The history of quality management in the private sector shows an interesting evolution along two dimensions. First, the dominant orientation has been broadened from the product to the total system of production and delivery, and from product-related criteria to external criteria (for example, the environmental impact of products and production processes). Second, an evolution of views and practices has taken place concerning the involvement of various types of actors.
These developments point to an increasing complexity of the quality management function. Therefore, the first aim of this paper is to examine the implications of this evolution for the professionalization of this function. (Dick 2001) The private and the public sector have, with respect to quality management and evaluation, followed their own lines of development. Even the key concepts–quality management and evaluation–have a different meaning, especially with respect to the relation between diagnosis and intervention.
However, their basic question is the same: how can we assess realized performance and use the results to improve future performance? Besides, the boundaries between the private and the public sector are blurring more and more (Godfroij & Nelissen, 1993) and both sectors try to learn lessons from the other. Therefore, the second aim of this paper is to explore the relevance of the above mentioned questions for evaluation in the public sector.
The relevance of private sector evaluation approaches for public sector organizations should be related to similarities and differences between the two sectors with respect to their targets and success criteria, their client systems, products and services, influence of stakeholders, and requirements with respect to public accountability. For example, compared to private enterprises, the products and services of public organizations are often less concrete and specific, and processes have to meet criteria other than technical efficiency.
For public organizations, the set of relevant stakeholders is more differentiated, client systems are often more diffuse and anonymous, and feedback processes from client groups can be more indirect and complicated. Because of these differences, public organizations have to be appraised by other and often more complex standards than do private organizations, such as equal accessibility, equity, and democracy. This suggests that public sector performance has to meet more diffuse and diverse criteria, and can be judged less easily.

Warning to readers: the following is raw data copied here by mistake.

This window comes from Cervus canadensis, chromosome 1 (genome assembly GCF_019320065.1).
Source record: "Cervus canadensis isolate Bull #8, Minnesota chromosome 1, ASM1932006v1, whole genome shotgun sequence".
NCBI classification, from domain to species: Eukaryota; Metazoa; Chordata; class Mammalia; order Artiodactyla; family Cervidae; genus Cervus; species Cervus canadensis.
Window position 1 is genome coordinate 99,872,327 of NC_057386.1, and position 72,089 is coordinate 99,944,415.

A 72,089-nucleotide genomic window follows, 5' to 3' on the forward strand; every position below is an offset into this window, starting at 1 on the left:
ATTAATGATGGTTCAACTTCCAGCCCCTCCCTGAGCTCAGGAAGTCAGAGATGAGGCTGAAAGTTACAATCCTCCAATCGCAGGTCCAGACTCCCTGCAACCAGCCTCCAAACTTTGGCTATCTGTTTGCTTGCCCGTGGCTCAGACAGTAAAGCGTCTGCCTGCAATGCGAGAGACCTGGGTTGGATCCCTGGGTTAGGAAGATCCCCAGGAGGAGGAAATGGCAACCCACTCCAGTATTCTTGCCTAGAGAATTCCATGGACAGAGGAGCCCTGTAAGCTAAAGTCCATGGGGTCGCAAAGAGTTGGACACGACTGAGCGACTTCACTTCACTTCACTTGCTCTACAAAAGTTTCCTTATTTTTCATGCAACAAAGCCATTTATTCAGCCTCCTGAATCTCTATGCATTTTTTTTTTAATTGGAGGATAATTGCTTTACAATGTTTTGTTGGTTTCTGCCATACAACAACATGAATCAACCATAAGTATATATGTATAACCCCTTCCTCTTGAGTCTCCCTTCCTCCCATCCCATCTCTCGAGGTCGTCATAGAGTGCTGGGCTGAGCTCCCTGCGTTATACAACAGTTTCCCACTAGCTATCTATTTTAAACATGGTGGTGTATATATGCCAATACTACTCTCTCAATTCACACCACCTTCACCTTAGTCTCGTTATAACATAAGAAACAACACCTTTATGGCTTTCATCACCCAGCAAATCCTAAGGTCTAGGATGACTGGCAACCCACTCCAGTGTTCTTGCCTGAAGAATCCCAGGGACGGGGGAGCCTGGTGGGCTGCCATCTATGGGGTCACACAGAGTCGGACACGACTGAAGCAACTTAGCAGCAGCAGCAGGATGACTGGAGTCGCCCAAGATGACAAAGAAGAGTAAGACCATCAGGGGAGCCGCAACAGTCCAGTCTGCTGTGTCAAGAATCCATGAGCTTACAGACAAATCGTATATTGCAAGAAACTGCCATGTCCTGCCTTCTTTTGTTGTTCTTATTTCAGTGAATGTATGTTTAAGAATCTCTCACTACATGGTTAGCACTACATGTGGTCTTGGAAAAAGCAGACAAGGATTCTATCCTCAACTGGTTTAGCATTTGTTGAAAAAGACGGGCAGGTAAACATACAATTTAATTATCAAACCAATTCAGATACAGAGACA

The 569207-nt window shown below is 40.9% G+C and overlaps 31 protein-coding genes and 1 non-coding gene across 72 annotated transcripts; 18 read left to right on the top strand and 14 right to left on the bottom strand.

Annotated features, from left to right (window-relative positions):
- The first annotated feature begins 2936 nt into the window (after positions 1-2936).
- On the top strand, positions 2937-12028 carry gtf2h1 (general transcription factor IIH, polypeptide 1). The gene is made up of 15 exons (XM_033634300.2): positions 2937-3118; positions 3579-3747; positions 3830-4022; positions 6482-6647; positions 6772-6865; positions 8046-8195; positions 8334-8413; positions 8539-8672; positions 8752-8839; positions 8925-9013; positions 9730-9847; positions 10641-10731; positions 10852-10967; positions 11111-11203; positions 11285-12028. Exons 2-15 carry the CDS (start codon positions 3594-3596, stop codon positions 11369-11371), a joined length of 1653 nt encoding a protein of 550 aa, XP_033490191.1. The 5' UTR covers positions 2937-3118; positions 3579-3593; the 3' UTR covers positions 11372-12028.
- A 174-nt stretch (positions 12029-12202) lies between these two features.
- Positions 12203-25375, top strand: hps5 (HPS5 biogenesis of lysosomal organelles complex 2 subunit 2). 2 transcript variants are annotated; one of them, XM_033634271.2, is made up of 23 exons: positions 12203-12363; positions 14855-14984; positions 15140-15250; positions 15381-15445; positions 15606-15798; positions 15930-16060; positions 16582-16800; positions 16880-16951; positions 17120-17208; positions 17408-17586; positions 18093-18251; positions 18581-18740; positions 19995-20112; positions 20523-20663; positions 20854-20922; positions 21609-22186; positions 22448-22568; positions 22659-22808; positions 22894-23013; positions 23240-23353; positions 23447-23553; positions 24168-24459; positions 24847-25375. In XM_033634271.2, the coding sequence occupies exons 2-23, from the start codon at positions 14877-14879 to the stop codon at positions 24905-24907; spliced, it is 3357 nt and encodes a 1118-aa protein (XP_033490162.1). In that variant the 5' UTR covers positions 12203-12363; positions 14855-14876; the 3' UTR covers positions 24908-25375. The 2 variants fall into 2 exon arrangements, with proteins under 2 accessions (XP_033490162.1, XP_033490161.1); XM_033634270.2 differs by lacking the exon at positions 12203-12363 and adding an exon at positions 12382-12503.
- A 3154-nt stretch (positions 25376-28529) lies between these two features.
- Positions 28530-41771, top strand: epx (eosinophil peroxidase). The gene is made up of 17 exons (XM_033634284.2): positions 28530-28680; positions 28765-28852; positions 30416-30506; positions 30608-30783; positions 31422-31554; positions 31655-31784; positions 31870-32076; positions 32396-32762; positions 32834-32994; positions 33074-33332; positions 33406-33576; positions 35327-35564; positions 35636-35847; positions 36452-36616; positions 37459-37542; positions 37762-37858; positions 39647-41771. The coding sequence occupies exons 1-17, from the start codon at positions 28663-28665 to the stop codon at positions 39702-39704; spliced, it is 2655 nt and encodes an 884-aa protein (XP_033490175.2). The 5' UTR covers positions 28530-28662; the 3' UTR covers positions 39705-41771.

(Airasian 2006) On the other hand, the required performance of public organizations can be regulated quite explicitly. Procedures are often defined more clearly, with a view to accountability and democratic control. And because governments today have huge financial problems, financial criteria are often very specific. Thus, clients, products, and processes of public organizations are often clearly defined, qualitatively as well as quantitatively.
Furthermore, private enterprises also have to take into account more than just economic and technical requirements and often use quality management systems, which pay attention to internal social factors as well as societal claims and standards. Thus, the contrast between public and private organizations is only limited. In the field of evaluation, the challenge is basically the same, although public sector evaluation can be more complicated.
For private enterprise, the market is supposed to be the most effective and efficient mechanism for the selection between good and poor performers. The price mechanism combines quality and efficiency criteria and reflects the added value of the products or services in the eyes of the buyers. Thus, at an aggregated level looking at profit figures is a clear and simple way of evaluation. This method has, however, little explanatory value.
In order to discern causes of underperformance, quality-related factors and efficiency-related factors should be assessed separately. While efficiency evaluation looks at the cost-generating activities, quality evaluation–the focus of this paper–starts with the product itself. The evolution of quality management in the profit sector started many decades ago as quality control at the level of the finished product–defining quality standards at the product level and comparing the product characteristics with these standards.
It took some time before the idea gained ground that the performance (profits) could be raised significantly by shifting attention to the steps in the production process where product deficiencies (and costs) are generated. This brought into vision the distinct process phases as well as the employees contributing to the process. Quality management began to pay attention to the role of the actors involved in production and distribution processes, and to the system of primary and supporting processes as a whole. It is now widely accepted that quality management should have a broad scope: total quality management.
Airasian, P., Gay, L. R., Mills, G.. (2006). Educational Research: Competencies for Analysis and Applications (8th ed.).
Dick, W. & Carey, L. (2001). The systematic design of instruction (5th ed.). Chapter 12. Longman Publishing Group. ISBN: 0321037804.
Godfroij, A.J.A. and Nelissen, N.J.M. (Eds.) (1993). Verschuivingen in de besturing van de samenleving, Bussum, Dick Coutinho.